S’pore student suffers fracture, memory loss after all-terrain vehicle hits tree in Bali, Latest Singapore News - The New Paper
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S’pore student suffers fracture, memory loss after all-terrain vehicle hits tree in Bali

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A Singaporean student on holiday fractured his left cheekbone and suffered memory loss after the all-terrain vehicle (ATV) he was riding crashed into a coconut tree in Ubud, Bali.

Mr Cheng Yu Heng, 23, cannot remember what happened before the accident last Saturday.

His mother flew to Bali on Sunday to help bring him back home, and they returned to Singapore the next day. Once back, they went to Sengkang General Hospital for treatment by a facial trauma expert.

The psychology student told The Straits Times he had flown to Seminyak, Bali with four friends on June 2. He intended to stay there for five days.

On June 3, Mr Cheng went to Ubud with his friends to ride an ATV – a four-wheel motorised vehicle also known as a quad bike.

The group had booked tickets with company Pertiwi Adventure Bali, to ride through the Ubud forested terrain.

Mr Cheng said the ATV he rode on was stiff and hard to control. As he went downhill, he lost control of the vehicle and crashed into a coconut tree.

The ATV guide, who was accompanying the group, took Mr Cheng to a nearby clinic, where the doctor recommended sending him to RSD Mangusada hospital in Badung.

There, he was found to have suffered a hairline fracture in his left cheekbone and was prescribed painkillers and antibiotics.

When asked how he felt during his fall, Mr Cheng told ST: “I can’t even remember being in Bali.”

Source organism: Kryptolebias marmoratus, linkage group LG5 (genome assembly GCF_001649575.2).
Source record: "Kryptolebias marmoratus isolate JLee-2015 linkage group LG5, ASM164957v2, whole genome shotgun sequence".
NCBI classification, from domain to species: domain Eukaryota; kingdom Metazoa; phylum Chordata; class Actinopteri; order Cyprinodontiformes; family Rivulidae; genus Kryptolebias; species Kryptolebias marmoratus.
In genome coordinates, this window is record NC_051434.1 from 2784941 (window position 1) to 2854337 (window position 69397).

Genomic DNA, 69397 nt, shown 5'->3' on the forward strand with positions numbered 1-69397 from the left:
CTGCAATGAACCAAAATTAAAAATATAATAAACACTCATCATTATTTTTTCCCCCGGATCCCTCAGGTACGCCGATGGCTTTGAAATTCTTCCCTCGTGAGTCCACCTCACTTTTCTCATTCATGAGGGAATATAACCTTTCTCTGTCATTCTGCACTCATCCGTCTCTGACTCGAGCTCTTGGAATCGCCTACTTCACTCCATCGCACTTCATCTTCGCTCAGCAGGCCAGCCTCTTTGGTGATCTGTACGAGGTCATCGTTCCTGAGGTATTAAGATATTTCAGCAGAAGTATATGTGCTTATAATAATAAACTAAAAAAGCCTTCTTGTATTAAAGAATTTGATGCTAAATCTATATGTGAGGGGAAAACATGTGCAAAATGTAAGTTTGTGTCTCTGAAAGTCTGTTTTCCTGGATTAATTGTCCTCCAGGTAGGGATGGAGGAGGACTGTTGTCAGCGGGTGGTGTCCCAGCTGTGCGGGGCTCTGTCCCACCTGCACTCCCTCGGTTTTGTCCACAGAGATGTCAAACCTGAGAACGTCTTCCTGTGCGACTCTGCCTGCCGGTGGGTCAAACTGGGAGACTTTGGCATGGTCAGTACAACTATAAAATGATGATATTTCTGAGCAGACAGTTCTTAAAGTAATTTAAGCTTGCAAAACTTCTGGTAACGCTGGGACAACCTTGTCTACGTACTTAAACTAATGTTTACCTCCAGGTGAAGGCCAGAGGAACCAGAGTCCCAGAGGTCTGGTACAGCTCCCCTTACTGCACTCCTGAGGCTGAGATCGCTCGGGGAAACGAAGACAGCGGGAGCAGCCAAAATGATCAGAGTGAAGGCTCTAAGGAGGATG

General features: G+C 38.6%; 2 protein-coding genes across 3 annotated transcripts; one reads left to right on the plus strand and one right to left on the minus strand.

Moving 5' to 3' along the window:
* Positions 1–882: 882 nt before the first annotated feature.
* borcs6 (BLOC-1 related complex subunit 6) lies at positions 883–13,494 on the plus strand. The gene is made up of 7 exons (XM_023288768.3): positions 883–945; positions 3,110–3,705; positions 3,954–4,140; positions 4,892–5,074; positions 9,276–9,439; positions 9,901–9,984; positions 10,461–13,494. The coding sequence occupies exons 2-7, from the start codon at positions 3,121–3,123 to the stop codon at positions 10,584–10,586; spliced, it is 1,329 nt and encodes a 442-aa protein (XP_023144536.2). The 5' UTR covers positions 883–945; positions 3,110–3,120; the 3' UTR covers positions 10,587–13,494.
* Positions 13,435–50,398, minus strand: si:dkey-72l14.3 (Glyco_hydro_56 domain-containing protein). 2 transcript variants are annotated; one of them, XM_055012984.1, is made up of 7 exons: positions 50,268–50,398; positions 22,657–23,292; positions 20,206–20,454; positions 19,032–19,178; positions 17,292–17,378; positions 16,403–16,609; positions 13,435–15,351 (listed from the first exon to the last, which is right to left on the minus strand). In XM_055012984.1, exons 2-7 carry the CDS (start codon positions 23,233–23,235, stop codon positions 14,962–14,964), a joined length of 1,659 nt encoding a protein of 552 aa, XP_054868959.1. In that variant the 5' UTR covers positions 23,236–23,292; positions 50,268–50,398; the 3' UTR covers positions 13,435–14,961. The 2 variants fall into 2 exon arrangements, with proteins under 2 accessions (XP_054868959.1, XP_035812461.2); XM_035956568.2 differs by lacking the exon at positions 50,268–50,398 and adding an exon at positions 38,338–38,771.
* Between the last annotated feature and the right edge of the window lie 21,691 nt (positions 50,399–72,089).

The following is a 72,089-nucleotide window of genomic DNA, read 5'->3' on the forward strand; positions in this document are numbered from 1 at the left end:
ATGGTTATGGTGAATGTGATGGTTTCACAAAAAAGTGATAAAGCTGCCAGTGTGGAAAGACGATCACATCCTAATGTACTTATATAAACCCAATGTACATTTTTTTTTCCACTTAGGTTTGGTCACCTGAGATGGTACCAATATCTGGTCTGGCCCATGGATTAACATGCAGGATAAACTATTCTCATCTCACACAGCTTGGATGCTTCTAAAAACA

Ms Yeo Zhi Min, 23, one of Mr Cheng’s friends, recalled the accident.

“At first I wasn’t surprised because it’s his third crash”, she said, explaining that Mr Cheng and his friends crashed a few times into obstacles before the accident.

However, after the ATV guide helped Mr Cheng get up, the severity of the facial injuries was obvious.

“We were like, oh my God, this is serious,” she said.

Ms Yeo added that Mr Cheng was conscious but disoriented after his crash.

She said the adventure tour company coordinated and paid for the transportation and medical treatment of her friend in Ubud.

Mr Cheng’s girlfriend said she received a text about the accident from one of his friends at around 3pm on the day of the accident, while watching a film in the cinema with her sister.

“When I first got the text, I felt really stressed,” said Ms Faith Zheng. “I had to bring my sister out of the cinema and try not to panic.”

The 21-year-old recounted how Mr Cheng’s friends said he had repeatedly asked them after the accident whether he was in trouble, how he got there, and what had happened.

When she spoke to him over the phone, she said he was unable to register what was going on, but could recognise the faces of his friends and family members.

“Currently, it’s all floating memories to him. He can’t remember the exact order of the events from his holiday,” said Ms Zheng, adding that her boyfriend could only recall the past few months in bits and pieces.

Mr Cheng told ST the experience was horrifying, adding: “I am glad I’m still alive.”

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